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Aaron Sterling
Chemistry question: A research group tested 9712 compounds from the LIGAND database. They measured the "treewidth" of each compound. (Treewidth is a measure on graphs used in the theory of algorithms.) All but one of the compounds tested had treewidth <= 3. This fact might be useful for algorithm design. Is the LIGAND database representative?
is this the KEGG LIGAND db? And if so, is this the compound/glycan etc subsets or all of them? And when you say 'representative', what would it be representative of? If it were the glycan subset it's definitely not representative fo chemical space in general. If compound subset, I think it's pretty diverse, but again, I think 'representative' needs a context. - Rajarshi Guha
Has the treewidth a relation to the graph? As described in Wikipedia? - Egon Willighagen
@Rajarshi: Yes, it is KEGG LIGAND.Hm, the authors cite the same information in three separate papers, but they do not appear to state their choosing procedure. @Egon: Yes, same as treewidth/tree decomposition in Wikipedia. Link: - Aaron Sterling
From the paper "... in the field of chemoinformatics, methods using graph algorithms have not entered the mainstream ...". O RLY? - Rajarshi Guha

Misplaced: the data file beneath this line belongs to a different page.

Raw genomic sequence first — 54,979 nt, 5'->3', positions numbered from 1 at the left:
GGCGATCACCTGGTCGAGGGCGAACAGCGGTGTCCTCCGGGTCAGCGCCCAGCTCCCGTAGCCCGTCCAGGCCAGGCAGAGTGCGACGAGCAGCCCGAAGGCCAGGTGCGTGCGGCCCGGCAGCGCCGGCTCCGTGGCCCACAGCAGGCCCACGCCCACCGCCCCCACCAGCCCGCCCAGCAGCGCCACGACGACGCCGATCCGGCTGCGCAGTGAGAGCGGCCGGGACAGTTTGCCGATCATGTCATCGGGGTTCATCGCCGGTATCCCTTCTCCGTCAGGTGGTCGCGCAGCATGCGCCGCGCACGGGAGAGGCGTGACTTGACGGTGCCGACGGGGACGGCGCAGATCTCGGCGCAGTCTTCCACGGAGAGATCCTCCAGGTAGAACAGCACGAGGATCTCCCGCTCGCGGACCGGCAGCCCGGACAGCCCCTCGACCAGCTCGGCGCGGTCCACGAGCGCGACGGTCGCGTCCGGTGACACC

Yeah, wondering what mainstream they are referring too... fair, I have not seen a lot of chemical graphs on mobile phones, and this is a Japanese paper after all... seriously, it sounds like metabolomics dudes to me. Japan is good at that. - Egon Willighagen
Aaron, please educate me. Why would the threewidth potentially be useful for algorithm design? Unlike my other replies about the paper, this is a serious question. - Egon Willighagen
Some NP-complete problems become tractable when a graph has bounded treewidth. Graph Isomorphism (though probably not NP-complete) is tractable in that case. The Subgraph Isomorphism Problem (which seems more significant for chemoinformatics) is still NP-complete though. So it's not a magic bullet. *If* it's a useful measure, and *if* there's a tractable algorithmic problem that has chemical application, *then* it might be significant. I don't know about either if. - Aaron Sterling
OK, that makes sense. There CDK has one graph isomorphism algorithm implemented, the UniversalIsomorphismTester, which we know works inefficient for subgraph isomorphism... despite the first probably no being NP-complete, while the latter is NP-complete :) - Egon Willighagen
Hmm. So it seems like treewidth could be a filter for molecule graphs that could be handled in a reasonable time? I guess it could be pre-computed for a set of molecules and stored alongside them in a db. - gilleain
Yes, but how would that be different from other 'filters' as we use in fingerprints, some of which can have more than a few values? - Egon Willighagen
Beside the correlation, we could also look at information content (entropy) and see what it adds to existing methods (or fingerprints)... - Egon Willighagen
Can you add some references? How does a treewidth compare to a hashing of fingerprints, aka optimizing them for preventing ties? - joergkurtwegner